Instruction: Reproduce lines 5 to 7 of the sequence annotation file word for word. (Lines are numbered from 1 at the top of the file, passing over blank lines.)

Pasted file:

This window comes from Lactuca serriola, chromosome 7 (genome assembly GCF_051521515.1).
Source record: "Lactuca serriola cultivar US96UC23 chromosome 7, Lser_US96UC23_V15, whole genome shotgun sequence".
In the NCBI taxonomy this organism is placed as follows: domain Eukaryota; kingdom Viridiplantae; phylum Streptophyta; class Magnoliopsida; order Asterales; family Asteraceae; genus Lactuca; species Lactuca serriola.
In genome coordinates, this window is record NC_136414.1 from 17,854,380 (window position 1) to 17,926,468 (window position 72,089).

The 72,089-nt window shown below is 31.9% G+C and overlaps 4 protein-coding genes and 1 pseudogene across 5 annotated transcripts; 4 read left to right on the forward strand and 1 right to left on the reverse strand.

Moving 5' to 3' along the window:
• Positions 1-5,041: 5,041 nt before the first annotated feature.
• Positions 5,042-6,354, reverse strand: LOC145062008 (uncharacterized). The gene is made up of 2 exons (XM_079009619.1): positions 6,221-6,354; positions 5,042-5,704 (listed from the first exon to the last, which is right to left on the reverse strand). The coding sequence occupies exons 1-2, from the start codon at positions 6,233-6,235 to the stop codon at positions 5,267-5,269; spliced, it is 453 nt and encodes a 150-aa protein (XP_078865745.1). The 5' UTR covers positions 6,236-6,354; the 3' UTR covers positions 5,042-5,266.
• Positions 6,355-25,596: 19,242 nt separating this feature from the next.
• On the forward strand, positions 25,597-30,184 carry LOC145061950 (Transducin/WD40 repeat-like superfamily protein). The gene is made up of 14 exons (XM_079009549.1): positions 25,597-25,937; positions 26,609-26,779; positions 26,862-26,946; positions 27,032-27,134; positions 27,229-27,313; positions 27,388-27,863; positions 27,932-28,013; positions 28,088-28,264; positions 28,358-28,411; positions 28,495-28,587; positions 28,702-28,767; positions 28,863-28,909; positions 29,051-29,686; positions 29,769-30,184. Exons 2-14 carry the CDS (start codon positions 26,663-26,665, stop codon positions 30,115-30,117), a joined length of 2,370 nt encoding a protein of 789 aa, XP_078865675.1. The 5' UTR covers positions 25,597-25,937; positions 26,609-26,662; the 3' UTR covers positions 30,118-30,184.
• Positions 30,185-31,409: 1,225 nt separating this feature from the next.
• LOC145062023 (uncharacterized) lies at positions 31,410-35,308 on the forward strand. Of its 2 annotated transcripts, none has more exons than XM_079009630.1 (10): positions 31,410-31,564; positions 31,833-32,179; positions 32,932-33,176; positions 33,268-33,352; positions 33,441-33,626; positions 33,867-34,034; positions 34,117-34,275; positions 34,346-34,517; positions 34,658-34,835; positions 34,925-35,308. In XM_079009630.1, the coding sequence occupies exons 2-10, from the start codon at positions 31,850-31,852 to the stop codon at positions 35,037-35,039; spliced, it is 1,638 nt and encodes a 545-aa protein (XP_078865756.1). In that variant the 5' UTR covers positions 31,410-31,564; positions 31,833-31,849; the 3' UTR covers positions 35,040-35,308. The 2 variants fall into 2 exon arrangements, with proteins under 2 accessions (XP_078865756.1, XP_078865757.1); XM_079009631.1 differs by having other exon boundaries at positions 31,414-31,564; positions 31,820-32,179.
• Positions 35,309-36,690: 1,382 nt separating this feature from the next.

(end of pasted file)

The 72,089-nt window shown below is 31.9% G+C and overlaps 4 protein-coding genes and 1 pseudogene across 5 annotated transcripts; 4 read left to right on the forward strand and 1 right to left on the reverse strand.

Moving 5' to 3' along the window:
• Positions 1-5,041: 5,041 nt before the first annotated feature.